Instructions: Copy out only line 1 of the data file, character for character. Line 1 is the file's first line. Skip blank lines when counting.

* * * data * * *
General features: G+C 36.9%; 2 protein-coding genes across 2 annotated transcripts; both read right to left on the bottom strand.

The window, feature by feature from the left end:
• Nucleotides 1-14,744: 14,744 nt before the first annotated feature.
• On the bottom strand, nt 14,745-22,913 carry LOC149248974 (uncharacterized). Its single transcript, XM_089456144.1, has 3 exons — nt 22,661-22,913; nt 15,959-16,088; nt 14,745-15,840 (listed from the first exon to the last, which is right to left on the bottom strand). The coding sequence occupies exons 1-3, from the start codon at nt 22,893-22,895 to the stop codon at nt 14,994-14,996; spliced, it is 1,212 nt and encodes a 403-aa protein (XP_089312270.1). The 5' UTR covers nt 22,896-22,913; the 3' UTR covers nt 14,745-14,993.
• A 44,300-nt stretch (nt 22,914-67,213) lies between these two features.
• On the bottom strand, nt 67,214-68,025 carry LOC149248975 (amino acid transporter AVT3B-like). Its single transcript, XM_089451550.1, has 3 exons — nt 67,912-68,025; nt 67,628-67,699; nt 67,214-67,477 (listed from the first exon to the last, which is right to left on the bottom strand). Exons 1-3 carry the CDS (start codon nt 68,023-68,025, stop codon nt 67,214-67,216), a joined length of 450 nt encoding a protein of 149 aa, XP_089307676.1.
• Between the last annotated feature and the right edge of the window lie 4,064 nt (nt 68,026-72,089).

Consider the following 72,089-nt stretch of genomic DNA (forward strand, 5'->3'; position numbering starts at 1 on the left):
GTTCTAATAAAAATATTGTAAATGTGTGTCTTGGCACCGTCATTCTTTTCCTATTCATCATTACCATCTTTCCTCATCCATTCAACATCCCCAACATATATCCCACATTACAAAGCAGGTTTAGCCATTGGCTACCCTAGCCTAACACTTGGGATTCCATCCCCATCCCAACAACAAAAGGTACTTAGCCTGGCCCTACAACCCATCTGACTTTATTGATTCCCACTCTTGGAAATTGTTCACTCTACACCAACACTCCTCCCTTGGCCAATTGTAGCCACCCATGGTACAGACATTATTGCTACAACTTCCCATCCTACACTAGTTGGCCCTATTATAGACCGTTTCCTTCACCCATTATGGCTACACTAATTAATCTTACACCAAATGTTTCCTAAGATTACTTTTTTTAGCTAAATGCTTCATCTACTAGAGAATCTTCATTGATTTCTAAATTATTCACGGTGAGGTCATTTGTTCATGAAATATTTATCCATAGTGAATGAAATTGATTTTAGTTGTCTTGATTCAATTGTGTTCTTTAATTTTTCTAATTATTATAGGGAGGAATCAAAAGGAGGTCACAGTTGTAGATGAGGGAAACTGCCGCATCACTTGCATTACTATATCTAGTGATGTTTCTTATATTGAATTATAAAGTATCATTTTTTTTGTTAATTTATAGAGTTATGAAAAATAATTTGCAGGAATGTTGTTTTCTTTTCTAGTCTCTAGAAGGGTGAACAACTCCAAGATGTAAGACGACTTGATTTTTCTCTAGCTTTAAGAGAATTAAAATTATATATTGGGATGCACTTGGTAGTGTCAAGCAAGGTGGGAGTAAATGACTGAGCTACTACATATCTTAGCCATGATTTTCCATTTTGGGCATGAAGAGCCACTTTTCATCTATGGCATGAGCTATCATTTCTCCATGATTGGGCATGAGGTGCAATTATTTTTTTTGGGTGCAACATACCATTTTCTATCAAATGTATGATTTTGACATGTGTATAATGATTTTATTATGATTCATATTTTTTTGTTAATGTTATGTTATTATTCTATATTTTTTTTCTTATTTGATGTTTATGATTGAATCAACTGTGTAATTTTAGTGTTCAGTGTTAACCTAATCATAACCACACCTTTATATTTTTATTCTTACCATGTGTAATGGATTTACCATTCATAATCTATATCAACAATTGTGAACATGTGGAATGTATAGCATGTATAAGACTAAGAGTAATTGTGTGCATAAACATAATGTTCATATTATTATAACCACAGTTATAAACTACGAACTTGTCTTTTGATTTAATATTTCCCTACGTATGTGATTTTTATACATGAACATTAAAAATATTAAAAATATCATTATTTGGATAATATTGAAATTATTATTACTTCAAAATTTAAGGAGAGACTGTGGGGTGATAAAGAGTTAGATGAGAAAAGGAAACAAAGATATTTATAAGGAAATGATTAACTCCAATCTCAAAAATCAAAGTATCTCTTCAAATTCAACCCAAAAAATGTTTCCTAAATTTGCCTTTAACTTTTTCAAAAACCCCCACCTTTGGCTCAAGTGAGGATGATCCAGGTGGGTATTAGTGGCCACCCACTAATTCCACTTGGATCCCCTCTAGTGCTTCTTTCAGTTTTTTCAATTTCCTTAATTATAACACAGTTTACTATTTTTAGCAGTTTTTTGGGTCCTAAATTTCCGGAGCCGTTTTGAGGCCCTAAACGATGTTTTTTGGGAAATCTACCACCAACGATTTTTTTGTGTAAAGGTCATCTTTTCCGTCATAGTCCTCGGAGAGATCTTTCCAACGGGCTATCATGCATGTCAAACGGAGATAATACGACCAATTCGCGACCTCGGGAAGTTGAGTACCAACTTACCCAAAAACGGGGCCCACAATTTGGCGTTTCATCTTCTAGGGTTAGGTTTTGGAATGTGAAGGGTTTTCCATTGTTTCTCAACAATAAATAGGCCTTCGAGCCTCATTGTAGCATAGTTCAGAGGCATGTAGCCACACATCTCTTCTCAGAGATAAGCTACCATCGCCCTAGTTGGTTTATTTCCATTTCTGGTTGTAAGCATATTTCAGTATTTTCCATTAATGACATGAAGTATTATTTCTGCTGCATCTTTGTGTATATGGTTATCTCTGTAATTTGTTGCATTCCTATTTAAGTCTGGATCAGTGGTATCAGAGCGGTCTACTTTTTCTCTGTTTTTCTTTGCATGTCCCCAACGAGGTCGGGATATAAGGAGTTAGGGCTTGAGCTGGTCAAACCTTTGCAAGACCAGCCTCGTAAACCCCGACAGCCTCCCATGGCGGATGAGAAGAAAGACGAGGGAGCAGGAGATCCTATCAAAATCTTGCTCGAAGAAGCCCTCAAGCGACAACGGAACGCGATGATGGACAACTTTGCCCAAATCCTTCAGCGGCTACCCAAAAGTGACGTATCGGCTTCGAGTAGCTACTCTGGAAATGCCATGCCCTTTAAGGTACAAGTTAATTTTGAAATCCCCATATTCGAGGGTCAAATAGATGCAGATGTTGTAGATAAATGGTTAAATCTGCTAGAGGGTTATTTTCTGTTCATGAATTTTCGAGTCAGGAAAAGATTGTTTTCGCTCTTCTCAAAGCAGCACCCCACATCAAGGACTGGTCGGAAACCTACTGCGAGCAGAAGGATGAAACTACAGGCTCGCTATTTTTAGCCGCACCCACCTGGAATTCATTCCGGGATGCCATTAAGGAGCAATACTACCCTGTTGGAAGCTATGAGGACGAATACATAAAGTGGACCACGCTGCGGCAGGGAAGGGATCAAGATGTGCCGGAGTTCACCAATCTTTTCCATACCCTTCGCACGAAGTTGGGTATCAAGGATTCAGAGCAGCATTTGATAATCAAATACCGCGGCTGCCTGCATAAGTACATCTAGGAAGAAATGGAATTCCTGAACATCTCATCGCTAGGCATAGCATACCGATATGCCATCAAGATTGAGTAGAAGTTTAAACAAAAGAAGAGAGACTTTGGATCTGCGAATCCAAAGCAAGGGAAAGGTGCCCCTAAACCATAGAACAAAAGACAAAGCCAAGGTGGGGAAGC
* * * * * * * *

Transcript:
General features: G+C 36.9%; 2 protein-coding genes across 2 annotated transcripts; both read right to left on the bottom strand.